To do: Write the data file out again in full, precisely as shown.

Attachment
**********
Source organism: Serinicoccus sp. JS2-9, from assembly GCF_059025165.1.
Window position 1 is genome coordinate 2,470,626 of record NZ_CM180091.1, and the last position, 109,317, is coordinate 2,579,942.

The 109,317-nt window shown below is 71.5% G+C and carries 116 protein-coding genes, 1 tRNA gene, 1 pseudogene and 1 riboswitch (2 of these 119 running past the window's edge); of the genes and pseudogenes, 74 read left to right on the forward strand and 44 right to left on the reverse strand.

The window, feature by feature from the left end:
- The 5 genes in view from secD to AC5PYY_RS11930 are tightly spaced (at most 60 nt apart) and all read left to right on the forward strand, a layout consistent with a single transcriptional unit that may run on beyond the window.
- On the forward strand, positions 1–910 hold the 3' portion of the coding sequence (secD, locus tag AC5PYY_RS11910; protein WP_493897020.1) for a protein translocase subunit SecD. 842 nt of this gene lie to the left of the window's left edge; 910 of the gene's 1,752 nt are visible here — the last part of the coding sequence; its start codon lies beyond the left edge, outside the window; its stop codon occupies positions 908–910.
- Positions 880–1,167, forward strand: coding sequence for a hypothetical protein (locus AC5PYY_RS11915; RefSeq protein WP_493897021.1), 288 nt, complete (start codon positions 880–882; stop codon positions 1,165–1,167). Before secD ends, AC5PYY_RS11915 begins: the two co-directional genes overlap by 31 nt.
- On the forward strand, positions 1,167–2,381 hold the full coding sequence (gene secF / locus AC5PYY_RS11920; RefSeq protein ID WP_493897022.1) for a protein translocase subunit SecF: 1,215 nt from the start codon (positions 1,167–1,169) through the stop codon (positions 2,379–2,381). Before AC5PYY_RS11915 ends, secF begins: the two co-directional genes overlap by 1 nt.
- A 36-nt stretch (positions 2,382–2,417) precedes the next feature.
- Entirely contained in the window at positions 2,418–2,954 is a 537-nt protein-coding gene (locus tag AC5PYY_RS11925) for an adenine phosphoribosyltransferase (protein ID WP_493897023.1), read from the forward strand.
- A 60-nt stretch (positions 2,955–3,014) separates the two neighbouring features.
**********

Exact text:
Source organism: Serinicoccus sp. JS2-9, from assembly GCF_059025165.1.
Window position 1 is genome coordinate 2,470,626 of record NZ_CM180091.1, and the last position, 109,317, is coordinate 2,579,942.

The 109,317-nt window shown below is 71.5% G+C and carries 116 protein-coding genes, 1 tRNA gene, 1 pseudogene and 1 riboswitch (2 of these 119 running past the window's edge); of the genes and pseudogenes, 74 read left to right on the forward strand and 44 right to left on the reverse strand.

The window, feature by feature from the left end:
- The 5 genes in view from secD to AC5PYY_RS11930 are tightly spaced (at most 60 nt apart) and all read left to right on the forward strand, a layout consistent with a single transcriptional unit that may run on beyond the window.
- On the forward strand, positions 1–910 hold the 3' portion of the coding sequence (secD, locus tag AC5PYY_RS11910; protein WP_493897020.1) for a protein translocase subunit SecD. 842 nt of this gene lie to the left of the window's left edge; 910 of the gene's 1,752 nt are visible here — the last part of the coding sequence; its start codon lies beyond the left edge, outside the window; its stop codon occupies positions 908–910.
- Positions 880–1,167, forward strand: coding sequence for a hypothetical protein (locus AC5PYY_RS11915; RefSeq protein WP_493897021.1), 288 nt, complete (start codon positions 880–882; stop codon positions 1,165–1,167). Before secD ends, AC5PYY_RS11915 begins: the two co-directional genes overlap by 31 nt.
- On the forward strand, positions 1,167–2,381 hold the full coding sequence (gene secF / locus AC5PYY_RS11920; RefSeq protein ID WP_493897022.1) for a protein translocase subunit SecF: 1,215 nt from the start codon (positions 1,167–1,169) through the stop codon (positions 2,379–2,381). Before AC5PYY_RS11915 ends, secF begins: the two co-directional genes overlap by 1 nt.
- A 36-nt stretch (positions 2,382–2,417) precedes the next feature.
- Entirely contained in the window at positions 2,418–2,954 is a 537-nt protein-coding gene (locus tag AC5PYY_RS11925) for an adenine phosphoribosyltransferase (protein ID WP_493897023.1), read from the forward strand.
- A 60-nt stretch (positions 2,955–3,014) separates the two neighbouring features.